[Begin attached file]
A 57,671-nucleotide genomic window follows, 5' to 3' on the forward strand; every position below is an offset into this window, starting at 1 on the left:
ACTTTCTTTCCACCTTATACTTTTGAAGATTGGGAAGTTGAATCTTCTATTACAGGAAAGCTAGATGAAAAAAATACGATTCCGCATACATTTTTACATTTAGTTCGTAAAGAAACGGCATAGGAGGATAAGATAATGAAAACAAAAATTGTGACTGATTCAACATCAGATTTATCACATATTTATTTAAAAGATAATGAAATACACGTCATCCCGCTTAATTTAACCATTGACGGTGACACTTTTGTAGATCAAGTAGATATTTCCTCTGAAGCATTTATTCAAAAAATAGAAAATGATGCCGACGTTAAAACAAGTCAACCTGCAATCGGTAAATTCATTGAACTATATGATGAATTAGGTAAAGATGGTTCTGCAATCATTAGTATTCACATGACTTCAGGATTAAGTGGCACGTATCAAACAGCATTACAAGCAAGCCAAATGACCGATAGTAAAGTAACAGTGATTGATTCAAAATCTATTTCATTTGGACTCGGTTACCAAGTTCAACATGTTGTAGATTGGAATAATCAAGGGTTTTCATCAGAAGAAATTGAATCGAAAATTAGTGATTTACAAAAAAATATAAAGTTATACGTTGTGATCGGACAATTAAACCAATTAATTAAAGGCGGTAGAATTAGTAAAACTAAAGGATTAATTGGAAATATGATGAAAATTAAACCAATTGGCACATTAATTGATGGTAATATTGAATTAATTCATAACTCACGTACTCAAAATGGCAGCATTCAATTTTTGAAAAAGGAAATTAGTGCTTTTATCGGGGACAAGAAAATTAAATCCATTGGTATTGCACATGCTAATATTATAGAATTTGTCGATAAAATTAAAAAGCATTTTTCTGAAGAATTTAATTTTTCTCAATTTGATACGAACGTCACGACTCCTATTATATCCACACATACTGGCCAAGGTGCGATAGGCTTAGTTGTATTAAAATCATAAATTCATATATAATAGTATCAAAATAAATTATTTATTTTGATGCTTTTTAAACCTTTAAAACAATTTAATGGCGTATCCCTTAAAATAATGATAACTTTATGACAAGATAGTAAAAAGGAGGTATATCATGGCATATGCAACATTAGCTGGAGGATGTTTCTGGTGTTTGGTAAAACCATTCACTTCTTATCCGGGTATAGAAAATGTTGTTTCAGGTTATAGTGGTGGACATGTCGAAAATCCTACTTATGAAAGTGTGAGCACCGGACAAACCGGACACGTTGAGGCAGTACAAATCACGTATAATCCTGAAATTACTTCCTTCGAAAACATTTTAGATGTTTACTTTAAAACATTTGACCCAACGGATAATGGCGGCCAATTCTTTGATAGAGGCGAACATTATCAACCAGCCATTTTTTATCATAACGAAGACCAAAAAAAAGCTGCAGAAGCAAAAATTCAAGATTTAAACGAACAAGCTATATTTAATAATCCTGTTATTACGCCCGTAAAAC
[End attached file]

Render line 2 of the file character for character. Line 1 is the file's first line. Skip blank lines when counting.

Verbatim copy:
ACTTTCTTTCCACCTTATACTTTTGAAGATTGGGAAGTTGAATCTTCTATTACAGGAAAGCTAGATGAAAAAAATACGATTCCGCATACATTTTTACATTTAGTTCGTAAAGAAACGGCATAGGAGGATAAGATAATGAAAACAAAAATTGTGACTGATTCAACATCAGATTTATCACATATTTATTTAAAAGATAATGAAATACACGTCATCCCGCTTAATTTAACCATTGACGGTGACACTTTTGTAGATCAAGTAGATATTTCCTCTGAAGCATTTATTCAAAAAATAGAAAATGATGCCGACGTTAAAACAAGTCAACCTGCAATCGGTAAATTCATTGAACTATATGATGAATTAGGTAAAGATGGTTCTGCAATCATTAGTATTCACATGACTTCAGGATTAAGTGGCACGTATCAAACAGCATTACAAGCAAGCCAAATGACCGATAGTAAAGTAACAGTGATTGATTCAAAATCTATTTCATTTGGACTCGGTTACCAAGTTCAACATGTTGTAGATTGGAATAATCAAGGGTTTTCATCAGAAGAAATTGAATCGAAAATTAGTGATTTACAAAAAAATATAAAGTTATACGTTGTGATCGGACAATTAAACCAATTAATTAAAGGCGGTAGAATTAGTAAAACTAAAGGATTAATTGGAAATATGATGAAAATTAAACCAATTGGCACATTAATTGATGGTAATATTGAATTAATTCATAACTCACGTACTCAAAATGGCAGCATTCAATTTTTGAAAAAGGAAATTAGTGCTTTTATCGGGGACAAGAAAATTAAATCCATTGGTATTGCACATGCTAATATTATAGAATTTGTCGATAAAATTAAAAAGCATTTTTCTGAAGAATTTAATTTTTCTCAATTTGATACGAACGTCACGACTCCTATTATATCCACACATACTGGCCAAGGTGCGATAGGCTTAGTTGTATTAAAATCATAAATTCATATATAATAGTATCAAAATAAATTATTTATTTTGATGCTTTTTAAACCTTTAAAACAATTTAATGGCGTATCCCTTAAAATAATGATAACTTTATGACAAGATAGTAAAAAGGAGGTATATCATGGCATATGCAACATTAGCTGGAGGATGTTTCTGGTGTTTGGTAAAACCATTCACTTCTTATCCGGGTATAGAAAATGTTGTTTCAGGTTATAGTGGTGGACATGTCGAAAATCCTACTTATGAAAGTGTGAGCACCGGACAAACCGGACACGTTGAGGCAGTACAAATCACGTATAATCCTGAAATTACTTCCTTCGAAAACATTTTAGATGTTTACTTTAAAACATTTGACCCAACGGATAATGGCGGCCAATTCTTTGATAGAGGCGAACATTATCAACCAGCCATTTTTTATCATAACGAAGACCAAAAAAAAGCTGCAGAAGCAAAAATTCAAGATTTAAACGAACAAGCTATATTTAATAATCCTGTTATTACGCCCGTAAAAC